- Subawards are not permitted;
- Indirect cost (F&A) in excess of 8% are not permitted in accordance with NSF award conditions for this program;
- Awarded funds may not be used for equipment, including the purchase of computers and computing peripherals.
The proposal must be prepared as described above and be submitted as a single PDF document. The cover page must include the signature of an Authorized Organizational Representative (AOR) from the PI’s Sponsored Programs Office, or equivalent. Collaborative proposals that include multiple institutions must include cover pages with required signatures from each Institution’s Sponsored Programs Offices. Proposals that do not include the signature of an AOR from the PI’s sponsored programs office(s), or equivalent, will NOT be accepted.
Proposals should be submitted via email as a single PDF email attachment sent by the PI’s institutional research office by June 30, 2021, no later than 5:00 PM Central Daylight Time to firstname.lastname@example.org.
E. Merit Review Principles and Criteria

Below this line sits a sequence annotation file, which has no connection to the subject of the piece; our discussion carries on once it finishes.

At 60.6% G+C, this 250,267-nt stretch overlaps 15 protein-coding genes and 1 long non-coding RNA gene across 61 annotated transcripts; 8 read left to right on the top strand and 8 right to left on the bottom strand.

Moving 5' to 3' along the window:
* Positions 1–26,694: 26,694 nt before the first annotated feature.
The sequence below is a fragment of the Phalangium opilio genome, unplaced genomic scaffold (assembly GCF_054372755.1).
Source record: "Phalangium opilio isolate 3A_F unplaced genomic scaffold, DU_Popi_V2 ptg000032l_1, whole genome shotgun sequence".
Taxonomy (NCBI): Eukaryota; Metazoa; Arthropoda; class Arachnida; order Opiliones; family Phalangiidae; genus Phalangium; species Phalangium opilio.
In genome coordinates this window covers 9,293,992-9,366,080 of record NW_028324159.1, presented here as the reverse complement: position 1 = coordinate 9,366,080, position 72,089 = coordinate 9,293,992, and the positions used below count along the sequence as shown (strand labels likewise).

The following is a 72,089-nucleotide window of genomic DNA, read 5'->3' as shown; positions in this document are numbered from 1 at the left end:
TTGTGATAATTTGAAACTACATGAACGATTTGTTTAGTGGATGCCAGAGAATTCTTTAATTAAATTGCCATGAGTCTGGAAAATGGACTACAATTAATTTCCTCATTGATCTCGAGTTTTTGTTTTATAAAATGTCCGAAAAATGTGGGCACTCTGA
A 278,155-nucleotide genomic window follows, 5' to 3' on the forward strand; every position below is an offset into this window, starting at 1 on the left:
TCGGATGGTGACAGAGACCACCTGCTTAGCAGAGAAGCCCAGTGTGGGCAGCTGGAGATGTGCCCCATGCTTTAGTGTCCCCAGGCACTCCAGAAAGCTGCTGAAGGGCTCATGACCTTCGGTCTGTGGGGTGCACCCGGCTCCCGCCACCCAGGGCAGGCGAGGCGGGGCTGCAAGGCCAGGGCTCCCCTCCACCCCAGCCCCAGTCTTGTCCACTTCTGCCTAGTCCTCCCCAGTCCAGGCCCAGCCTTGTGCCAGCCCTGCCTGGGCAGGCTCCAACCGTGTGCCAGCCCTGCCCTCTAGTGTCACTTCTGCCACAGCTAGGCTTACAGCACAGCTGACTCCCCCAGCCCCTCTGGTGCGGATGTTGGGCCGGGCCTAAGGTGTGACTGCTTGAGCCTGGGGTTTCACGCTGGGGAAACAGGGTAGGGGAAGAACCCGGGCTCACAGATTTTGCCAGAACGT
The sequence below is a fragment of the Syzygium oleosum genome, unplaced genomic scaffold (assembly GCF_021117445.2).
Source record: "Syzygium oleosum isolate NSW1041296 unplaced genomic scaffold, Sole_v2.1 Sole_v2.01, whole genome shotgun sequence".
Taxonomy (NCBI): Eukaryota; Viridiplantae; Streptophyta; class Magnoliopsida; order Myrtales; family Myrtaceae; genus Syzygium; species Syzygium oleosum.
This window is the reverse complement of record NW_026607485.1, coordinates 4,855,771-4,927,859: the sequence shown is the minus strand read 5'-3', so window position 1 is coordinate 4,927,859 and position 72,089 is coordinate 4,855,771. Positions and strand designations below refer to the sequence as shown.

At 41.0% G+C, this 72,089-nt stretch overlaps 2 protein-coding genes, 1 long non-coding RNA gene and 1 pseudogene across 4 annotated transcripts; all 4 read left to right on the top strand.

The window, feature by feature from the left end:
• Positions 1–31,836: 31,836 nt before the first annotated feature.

All proposals are evaluated through use of the two National Science Board-approved merit review criteria. The two merit criteria are listed below.
- Intellectual Merit: The Intellectual Merit criterion encompasses the potential to advance knowledge in the area of data analytics; and
- Broader Impacts: The Broader Impacts criterion encompasses the potential to benefit society while also contributing to the achievement of specific, desired outcomes of enhanced collaboration. Additionally, reviewers will be asked to place special consideration on the likelihood that the proposed project will contribute to the broader goals of the DART project.
The following five elements should be considered in the review for both criteria:
- What is the potential for the proposed activity to:
- Advance knowledge and understanding in the areas of data analytics and across different fields (Intellectual Merit),
- Benefit society or advance desired societal outcomes (Broader Impacts); and
- Enhance collaboration with and among DART participants (Broader Impacts)?
- To what extent do the proposed activities suggest and explore creative, original, or potentially transformative concepts?
- Is the plan for carrying out the proposed activities well-reasoned, well-organized, and based on a sound rationale? Does the plan incorporate a mechanism to assess success?
- How well qualified is the individual, team, or organization to conduct the proposed activities?
- Are there adequate resources available to the PI (either at the home organization or through collaborations) to carry out the proposed activities?
Additional review criteria include the following: